Starch: the good, the bad, and the ugly

There’s some debate out there about starch in our diets. Some say you need it to live; some say it will make your life miserable. As always, the truth lies somewhere in the middle, and it all depends on your body and how you digest food.

What are resistant starches?

Starches are just a form of carbohydrate. Not all carbs are starches, but all starches are a form of carbohydrate.

Resistant starches are complex carbs that resist being digested (hence the name). They hang on right until the end, where our gut bacteria go into a feeding frenzy and let us have the leftovers as a major energy source. In a healthy body, that’s a good thing.

Resistant starches are found in larger proportions in grains (wheat, rice), legumes, root vegetables (potatoes), some squashes (pumpkins), and other foods as well. This list of foods and their starch content is worth a look.

The good

So let’s start with the good. Australia’s premier research organisation, the CSIRO, neatly explains why resistant starches are important for healthy people:

The problem is: what if you’re not healthy? What if these resistant starches do some people more bad than good?

The bad

Not everyone fits into the CSIRO’s view of the world. Some people find that eating resistant starch gives them crippling pain with a host of inflammatory diseases: ankylosing spondylitis, iritis, Chrone’s disease, IBS, and more. There’s a solid genetic link: 95% of ankylosing spondylitis victims have the HLA-B27 gene.

The published medical literature has theories for why this is so. One idea (and the oldest theory) is that people with the HLA-B27 gene are more prone to inflammation from a bit of an overgrowth of the Klebsiella bacterium in their gut, for example:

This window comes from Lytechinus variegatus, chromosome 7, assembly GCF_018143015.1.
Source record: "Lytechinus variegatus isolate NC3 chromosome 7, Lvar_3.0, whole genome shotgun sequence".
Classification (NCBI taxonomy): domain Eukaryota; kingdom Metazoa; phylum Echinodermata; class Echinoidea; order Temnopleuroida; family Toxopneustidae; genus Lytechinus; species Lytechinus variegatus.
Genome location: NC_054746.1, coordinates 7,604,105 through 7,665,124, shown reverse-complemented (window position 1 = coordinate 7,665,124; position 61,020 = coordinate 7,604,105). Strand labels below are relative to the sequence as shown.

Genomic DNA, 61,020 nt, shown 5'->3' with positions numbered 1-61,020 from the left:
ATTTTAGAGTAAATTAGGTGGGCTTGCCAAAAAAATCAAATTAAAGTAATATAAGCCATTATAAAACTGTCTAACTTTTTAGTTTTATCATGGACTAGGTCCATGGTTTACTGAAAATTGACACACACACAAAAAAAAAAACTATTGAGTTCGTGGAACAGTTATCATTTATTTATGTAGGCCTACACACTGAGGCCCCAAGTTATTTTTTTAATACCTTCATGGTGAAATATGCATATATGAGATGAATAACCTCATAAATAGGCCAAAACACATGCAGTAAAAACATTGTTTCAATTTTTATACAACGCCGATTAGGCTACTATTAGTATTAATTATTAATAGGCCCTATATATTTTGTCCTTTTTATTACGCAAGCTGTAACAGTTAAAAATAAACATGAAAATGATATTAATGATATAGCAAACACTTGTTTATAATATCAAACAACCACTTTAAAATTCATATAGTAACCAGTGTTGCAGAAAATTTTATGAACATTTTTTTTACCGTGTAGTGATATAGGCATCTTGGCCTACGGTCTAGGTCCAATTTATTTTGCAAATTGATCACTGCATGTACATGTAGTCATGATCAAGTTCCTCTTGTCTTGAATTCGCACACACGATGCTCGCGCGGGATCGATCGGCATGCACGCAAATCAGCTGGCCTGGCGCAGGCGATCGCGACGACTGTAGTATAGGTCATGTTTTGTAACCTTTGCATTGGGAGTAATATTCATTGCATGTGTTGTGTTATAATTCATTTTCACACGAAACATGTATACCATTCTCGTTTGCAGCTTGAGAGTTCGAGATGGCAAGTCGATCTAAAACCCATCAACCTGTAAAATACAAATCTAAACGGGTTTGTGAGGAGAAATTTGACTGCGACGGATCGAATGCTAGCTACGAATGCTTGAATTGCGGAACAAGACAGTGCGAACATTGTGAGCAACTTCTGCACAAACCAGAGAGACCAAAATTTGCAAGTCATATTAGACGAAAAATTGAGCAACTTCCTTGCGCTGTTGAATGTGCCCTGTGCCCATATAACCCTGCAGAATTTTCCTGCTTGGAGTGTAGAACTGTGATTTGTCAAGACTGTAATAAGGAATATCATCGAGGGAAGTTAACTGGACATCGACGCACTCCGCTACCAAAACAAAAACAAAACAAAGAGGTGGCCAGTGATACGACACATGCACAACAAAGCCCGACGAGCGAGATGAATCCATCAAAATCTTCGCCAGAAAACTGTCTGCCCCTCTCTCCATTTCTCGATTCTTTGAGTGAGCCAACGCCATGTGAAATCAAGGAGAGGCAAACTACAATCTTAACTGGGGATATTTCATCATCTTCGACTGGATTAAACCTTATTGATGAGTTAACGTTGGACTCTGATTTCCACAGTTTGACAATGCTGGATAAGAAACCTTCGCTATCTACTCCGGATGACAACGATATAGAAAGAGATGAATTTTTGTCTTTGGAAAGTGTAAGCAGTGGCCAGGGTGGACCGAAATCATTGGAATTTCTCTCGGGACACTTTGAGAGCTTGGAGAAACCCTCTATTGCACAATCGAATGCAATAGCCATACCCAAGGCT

Excluding resistant starch can free some people from a lifetime of crippling pain.

If this is all new to you, the best easy-to-read resources are at:

The ugly

So how can finding a way of managing an otherwise incurable disease be ugly? Well, it’s not, but the heated arguments around it can be. Just as arguments around paleo vs vegan can turn nasty.

Part of the problem is that we don’t really understand enough about how the human body works to say to someone never eat resistant starch again, or you could get cancer if you don’t eat starch. But people say these things anyway.

Part of the problem is also that responses to changes in diet are individual: what works for one person doesn’t work for another. Even the Low Starch Diet book (link above) says this, and it has a suggestion for how to start working out what causes the problems. The people on the forum say it too. It’s trial and error. Find what works for you.

The relief

Finding a dietary solution for chronic, crippling pain is up there with walking on water. Just ask the people over at, or any of the many blogs that have popped up in the past few years (such as this one). It’s a huge relief to find a way to reduce the pain, and sometimes even end it altogether.

Fortunately for us, the HLA-B27 gene and its associated diseases is not in my immediate family. We occasionally cook for someone who is affected, and that started the reading to understand the disease and what can be done about it.


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